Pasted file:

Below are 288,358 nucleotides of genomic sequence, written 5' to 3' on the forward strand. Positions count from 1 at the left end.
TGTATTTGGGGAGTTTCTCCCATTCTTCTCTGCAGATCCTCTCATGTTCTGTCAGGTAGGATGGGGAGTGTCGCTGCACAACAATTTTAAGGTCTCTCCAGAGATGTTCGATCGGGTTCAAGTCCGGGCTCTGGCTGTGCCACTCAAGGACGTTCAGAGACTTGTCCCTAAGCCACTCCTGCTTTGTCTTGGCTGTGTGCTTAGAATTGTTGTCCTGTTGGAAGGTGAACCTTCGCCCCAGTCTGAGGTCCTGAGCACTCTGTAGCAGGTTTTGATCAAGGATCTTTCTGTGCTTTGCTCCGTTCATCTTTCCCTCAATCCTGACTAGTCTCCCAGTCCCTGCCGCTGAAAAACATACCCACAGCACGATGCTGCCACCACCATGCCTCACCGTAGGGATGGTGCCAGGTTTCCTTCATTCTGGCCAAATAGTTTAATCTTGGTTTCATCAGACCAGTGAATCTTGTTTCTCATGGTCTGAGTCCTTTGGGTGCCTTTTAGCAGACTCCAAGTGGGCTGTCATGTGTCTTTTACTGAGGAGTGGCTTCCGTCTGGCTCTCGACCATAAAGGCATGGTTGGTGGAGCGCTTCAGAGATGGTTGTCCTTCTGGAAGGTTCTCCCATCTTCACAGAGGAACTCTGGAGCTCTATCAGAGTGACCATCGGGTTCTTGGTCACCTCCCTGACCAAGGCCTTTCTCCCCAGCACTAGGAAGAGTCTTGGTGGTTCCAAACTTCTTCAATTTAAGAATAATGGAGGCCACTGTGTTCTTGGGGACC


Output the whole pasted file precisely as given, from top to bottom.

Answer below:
Below are 288,358 nucleotides of genomic sequence, written 5' to 3' on the forward strand. Positions count from 1 at the left end.
TGTATTTGGGGAGTTTCTCCCATTCTTCTCTGCAGATCCTCTCATGTTCTGTCAGGTAGGATGGGGAGTGTCGCTGCACAACAATTTTAAGGTCTCTCCAGAGATGTTCGATCGGGTTCAAGTCCGGGCTCTGGCTGTGCCACTCAAGGACGTTCAGAGACTTGTCCCTAAGCCACTCCTGCTTTGTCTTGGCTGTGTGCTTAGAATTGTTGTCCTGTTGGAAGGTGAACCTTCGCCCCAGTCTGAGGTCCTGAGCACTCTGTAGCAGGTTTTGATCAAGGATCTTTCTGTGCTTTGCTCCGTTCATCTTTCCCTCAATCCTGACTAGTCTCCCAGTCCCTGCCGCTGAAAAACATACCCACAGCACGATGCTGCCACCACCATGCCTCACCGTAGGGATGGTGCCAGGTTTCCTTCATTCTGGCCAAATAGTTTAATCTTGGTTTCATCAGACCAGTGAATCTTGTTTCTCATGGTCTGAGTCCTTTGGGTGCCTTTTAGCAGACTCCAAGTGGGCTGTCATGTGTCTTTTACTGAGGAGTGGCTTCCGTCTGGCTCTCGACCATAAAGGCATGGTTGGTGGAGCGCTTCAGAGATGGTTGTCCTTCTGGAAGGTTCTCCCATCTTCACAGAGGAACTCTGGAGCTCTATCAGAGTGACCATCGGGTTCTTGGTCACCTCCCTGACCAAGGCCTTTCTCCCCAGCACTAGGAAGAGTCTTGGTGGTTCCAAACTTCTTCAATTTAAGAATAATGGAGGCCACTGTGTTCTTGGGGACC